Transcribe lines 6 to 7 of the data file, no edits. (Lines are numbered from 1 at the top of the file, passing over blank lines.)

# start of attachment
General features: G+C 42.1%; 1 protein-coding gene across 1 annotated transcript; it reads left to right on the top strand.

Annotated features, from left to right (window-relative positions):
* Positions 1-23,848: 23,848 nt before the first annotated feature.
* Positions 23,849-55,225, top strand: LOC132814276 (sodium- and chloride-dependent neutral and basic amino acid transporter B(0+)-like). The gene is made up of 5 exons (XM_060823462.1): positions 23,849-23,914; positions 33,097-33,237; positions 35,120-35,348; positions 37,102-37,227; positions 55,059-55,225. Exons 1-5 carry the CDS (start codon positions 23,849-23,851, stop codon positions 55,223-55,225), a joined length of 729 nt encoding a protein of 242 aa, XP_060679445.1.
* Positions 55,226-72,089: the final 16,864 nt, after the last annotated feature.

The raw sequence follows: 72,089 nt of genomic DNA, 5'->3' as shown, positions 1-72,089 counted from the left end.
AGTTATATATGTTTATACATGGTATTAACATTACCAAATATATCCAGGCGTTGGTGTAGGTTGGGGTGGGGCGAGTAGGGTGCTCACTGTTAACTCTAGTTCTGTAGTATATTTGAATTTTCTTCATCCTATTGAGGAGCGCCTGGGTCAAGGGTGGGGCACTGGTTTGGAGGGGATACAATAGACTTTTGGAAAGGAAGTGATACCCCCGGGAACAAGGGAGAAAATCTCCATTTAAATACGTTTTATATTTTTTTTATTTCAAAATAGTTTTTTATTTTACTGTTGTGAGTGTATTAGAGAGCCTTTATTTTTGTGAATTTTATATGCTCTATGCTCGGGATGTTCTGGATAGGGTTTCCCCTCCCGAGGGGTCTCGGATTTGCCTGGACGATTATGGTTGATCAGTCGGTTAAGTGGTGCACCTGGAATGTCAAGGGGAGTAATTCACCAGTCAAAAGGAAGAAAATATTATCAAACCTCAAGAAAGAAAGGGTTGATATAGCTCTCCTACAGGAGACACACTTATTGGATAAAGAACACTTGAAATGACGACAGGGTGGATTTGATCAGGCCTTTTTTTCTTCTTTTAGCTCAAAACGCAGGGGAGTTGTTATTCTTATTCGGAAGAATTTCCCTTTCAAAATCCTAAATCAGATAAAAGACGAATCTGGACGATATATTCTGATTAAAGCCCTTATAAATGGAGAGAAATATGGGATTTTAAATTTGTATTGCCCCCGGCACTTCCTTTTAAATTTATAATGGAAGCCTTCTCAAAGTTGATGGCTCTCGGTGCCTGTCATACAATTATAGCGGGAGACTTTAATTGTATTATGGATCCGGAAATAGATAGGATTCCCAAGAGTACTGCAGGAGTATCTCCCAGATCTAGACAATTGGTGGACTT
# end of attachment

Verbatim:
The raw sequence follows: 72,089 nt of genomic DNA, 5'->3' as shown, positions 1-72,089 counted from the left end.
AGTTATATATGTTTATACATGGTATTAACATTACCAAATATATCCAGGCGTTGGTGTAGGTTGGGGTGGGGCGAGTAGGGTGCTCACTGTTAACTCTAGTTCTGTAGTATATTTGAATTTTCTTCATCCTATTGAGGAGCGCCTGGGTCAAGGGTGGGGCACTGGTTTGGAGGGGATACAATAGACTTTTGGAAAGGAAGTGATACCCCCGGGAACAAGGGAGAAAATCTCCATTTAAATACGTTTTATATTTTTTTTATTTCAAAATAGTTTTTTATTTTACTGTTGTGAGTGTATTAGAGAGCCTTTATTTTTGTGAATTTTATATGCTCTATGCTCGGGATGTTCTGGATAGGGTTTCCCCTCCCGAGGGGTCTCGGATTTGCCTGGACGATTATGGTTGATCAGTCGGTTAAGTGGTGCACCTGGAATGTCAAGGGGAGTAATTCACCAGTCAAAAGGAAGAAAATATTATCAAACCTCAAGAAAGAAAGGGTTGATATAGCTCTCCTACAGGAGACACACTTATTGGATAAAGAACACTTGAAATGACGACAGGGTGGATTTGATCAGGCCTTTTTTTCTTCTTTTAGCTCAAAACGCAGGGGAGTTGTTATTCTTATTCGGAAGAATTTCCCTTTCAAAATCCTAAATCAGATAAAAGACGAATCTGGACGATATATTCTGATTAAAGCCCTTATAAATGGAGAGAAATATGGGATTTTAAATTTGTATTGCCCCCGGCACTTCCTTTTAAATTTATAATGGAAGCCTTCTCAAAGTTGATGGCTCTCGGTGCCTGTCATACAATTATAGCGGGAGACTTTAATTGTATTATGGATCCGGAAATAGATAGGATTCCCAAGAGTACTGCAGGAGTATCTCCCAGATCTAGACAATTGGTGGACTT